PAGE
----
When his grand slam came flying into the Red Sox's bullpen, Manny Delcarmen, who would wind up as the winning pitcher before the day was out, flagged it down.
"There's been so many times they hit the ball in the bullpen and I'm a little late grabbing my glove," said Delcarmen. "I happened to look at it and it was coming right for us, and I knew it was his first big league at-bat, too. If that ball bounces, we might have people going in there chasing that ball down, so it was a pretty good catch. Hopefully it makes the highlights."
Nava is the 10th player in the long and storied history of the Red Sox to go deep in his first plate appearance with the club, and second this season. Darnell McDonald also did so April 20 against the Rangers.
"It's beyond amazing," said Becky Nava. "There's no words to describe it. It's like you're living a dream. Maybe it will make sense tomorrow. Right now, you feel like you're just on a high watching a dream come true."
Even before the grand slam, it had already been a day to remember for Daniel Nava, who was awed just by being in the clubhouse in the hours leading up to Saturday's game.
"It's obviously a dream come true," Nava said. "I was telling my friends, 'Sorry guys if I don't know what to say because I'm kind of speechless, the whole thing happened so fast.' I'm trying to learn what to do, where to go."
Was Nava really 70 pounds as a ninth-grader in the Bay Area?
"I was," said Nava. "I really was. I was really small. I didn't grow until sophomore year of college. I really was 70 pounds. I couldn't go on the rides at the theme parks, I was so small."
Could that kid have ever dreamed of starting for the Red Sox and standing in front of the historic Green Monster?
"That kid could barely swing a 32-inch bat, so I don't think he was thinking about the big leagues or anything like that," Nava said. "It's been a fun run, that's for sure."
Something happened along the way. Nava's body started to fill out -- he is listed at 5-foot-10 and 200 pounds in the media guide -- and he never stopped working.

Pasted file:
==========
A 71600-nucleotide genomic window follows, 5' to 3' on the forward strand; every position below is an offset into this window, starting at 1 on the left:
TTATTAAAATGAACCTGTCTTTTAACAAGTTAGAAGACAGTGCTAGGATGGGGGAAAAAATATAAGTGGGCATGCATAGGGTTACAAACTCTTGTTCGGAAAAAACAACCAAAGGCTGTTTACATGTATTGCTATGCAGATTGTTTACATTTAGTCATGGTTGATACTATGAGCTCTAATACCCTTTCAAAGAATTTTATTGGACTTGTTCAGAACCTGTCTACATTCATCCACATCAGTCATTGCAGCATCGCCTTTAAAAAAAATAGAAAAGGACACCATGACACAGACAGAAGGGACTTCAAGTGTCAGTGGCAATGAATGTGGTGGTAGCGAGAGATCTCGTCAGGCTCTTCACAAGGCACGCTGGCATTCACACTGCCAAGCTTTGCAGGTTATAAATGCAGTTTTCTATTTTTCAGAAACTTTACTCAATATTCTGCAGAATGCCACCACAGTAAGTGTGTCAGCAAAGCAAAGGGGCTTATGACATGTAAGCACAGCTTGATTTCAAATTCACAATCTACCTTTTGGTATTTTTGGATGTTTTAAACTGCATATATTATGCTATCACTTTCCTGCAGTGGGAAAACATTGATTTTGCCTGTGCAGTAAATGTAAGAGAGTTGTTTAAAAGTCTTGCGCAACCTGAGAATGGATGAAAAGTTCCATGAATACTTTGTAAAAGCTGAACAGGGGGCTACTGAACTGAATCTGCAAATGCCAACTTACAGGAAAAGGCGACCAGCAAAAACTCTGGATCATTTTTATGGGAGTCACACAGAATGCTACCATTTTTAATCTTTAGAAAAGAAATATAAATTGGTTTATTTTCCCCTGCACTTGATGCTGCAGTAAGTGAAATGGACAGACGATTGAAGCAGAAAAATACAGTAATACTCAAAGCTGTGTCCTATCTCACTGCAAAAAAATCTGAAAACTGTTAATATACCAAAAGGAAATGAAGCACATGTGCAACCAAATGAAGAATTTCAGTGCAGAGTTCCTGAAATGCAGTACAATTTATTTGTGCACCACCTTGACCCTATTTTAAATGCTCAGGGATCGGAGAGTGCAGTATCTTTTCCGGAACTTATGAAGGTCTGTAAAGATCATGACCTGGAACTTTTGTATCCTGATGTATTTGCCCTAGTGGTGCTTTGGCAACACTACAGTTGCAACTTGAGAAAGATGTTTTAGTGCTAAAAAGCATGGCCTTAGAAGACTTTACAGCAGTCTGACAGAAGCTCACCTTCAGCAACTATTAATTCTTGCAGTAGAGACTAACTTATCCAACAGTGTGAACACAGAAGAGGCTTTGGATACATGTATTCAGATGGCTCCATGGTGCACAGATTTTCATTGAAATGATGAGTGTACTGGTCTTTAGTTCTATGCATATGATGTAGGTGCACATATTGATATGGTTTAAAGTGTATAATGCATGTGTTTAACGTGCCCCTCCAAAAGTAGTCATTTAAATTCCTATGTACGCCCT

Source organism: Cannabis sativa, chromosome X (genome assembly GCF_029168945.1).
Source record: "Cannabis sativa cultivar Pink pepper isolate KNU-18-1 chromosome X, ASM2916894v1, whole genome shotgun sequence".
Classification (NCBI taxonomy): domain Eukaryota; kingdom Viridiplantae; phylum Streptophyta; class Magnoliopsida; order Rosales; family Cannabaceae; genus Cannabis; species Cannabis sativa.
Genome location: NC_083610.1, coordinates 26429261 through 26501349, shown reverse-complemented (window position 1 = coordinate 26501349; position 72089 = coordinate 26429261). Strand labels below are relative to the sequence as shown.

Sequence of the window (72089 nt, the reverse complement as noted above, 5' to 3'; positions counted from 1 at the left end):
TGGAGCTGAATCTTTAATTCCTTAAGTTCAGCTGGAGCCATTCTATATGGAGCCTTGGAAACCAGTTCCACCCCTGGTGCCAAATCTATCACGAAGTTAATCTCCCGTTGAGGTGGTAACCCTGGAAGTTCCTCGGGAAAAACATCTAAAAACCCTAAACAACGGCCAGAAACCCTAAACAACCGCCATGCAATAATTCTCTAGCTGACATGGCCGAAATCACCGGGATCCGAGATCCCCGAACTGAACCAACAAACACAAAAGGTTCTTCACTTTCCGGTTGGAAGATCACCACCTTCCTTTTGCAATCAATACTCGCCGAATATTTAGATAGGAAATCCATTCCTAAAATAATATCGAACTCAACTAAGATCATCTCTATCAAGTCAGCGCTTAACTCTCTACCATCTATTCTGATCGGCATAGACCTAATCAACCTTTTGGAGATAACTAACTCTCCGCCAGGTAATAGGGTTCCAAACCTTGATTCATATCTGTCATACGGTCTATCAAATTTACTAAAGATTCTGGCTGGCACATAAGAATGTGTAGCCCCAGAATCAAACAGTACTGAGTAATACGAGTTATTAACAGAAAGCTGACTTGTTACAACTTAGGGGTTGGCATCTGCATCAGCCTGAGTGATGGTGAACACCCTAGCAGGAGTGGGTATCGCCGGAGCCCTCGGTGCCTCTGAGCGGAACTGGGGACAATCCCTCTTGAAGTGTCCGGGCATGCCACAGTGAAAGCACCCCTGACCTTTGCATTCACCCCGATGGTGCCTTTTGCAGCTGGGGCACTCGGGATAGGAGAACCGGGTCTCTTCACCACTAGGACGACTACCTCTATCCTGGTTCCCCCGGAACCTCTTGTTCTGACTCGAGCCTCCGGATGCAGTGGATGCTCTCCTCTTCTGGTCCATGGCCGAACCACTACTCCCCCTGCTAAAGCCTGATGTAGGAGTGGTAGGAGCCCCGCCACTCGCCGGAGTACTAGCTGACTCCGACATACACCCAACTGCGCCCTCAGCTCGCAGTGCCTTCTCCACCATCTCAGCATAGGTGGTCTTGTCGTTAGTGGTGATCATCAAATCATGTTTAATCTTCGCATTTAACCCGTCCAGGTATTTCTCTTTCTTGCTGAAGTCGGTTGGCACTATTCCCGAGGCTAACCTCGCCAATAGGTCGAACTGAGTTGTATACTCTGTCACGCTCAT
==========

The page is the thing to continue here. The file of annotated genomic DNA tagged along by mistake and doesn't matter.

"It's unbelievable. It's most incredible," said Don Nava. "Somebody asked me earlier, 'What does this mean to you?' I thought back to Little League. You think of all the people that said he was too small, too slow, couldn't throw, can't hit with power, and all the naysayers. I'm a professional coach, and I look at it from the same perspective. But he was not going to be denied. He doesn't have a girlfriend. He's focused on one thing, and that's playing baseball and playing to the best of his ability. I've never doubted him, ever. I looked at his heart, not what his size was."
Red Sox manager Terry Francona seemed almost prophetic by what he said before the game.
"Nava is kind of a good story," Francona said. "He's an independent league kid out of college -- he's hit everywhere he's been. There's been a lot of people in player development that have been talking about this kid for the last little while, saying, he can help you win games. So he's going to get a chance."
When the chance presented itself, Nava grabbed it with an exclamation point.
"He said to me when he was getting ready to get in the hole, on deck there, he said, 'Where do you think my folks are sitting?' I said, 'I don't care, go up and get a hit,"' Francona said. "I think I'm probably getting old, because we're all getting emotional in there and we're all kind of watching to see how he'll react and there wasn't really time. The ball is bouncing in the [bullpen], gorgeous swing."
Just like that, another Fenway folk hero was born.
"I hope not," Nava said when asked of his potential folk-hero status. "It's one game. We all know that. It's one game. There's still tomorrow, and who knows what's going to happen tomorrow? You saw what happened my next at-bat. I struck out. You can go from having a good at-bat, to the next at-bat, looking like you've sometimes never played baseball. Obviously, I'm enjoying it right now. The road I've taken hasn't been a road with a lot of flashing lights and what not."
With one swing, that all changed.
Ian Browne is a reporter for MLB.com. This story was not subject to the approval of Major League Baseball or its clubs.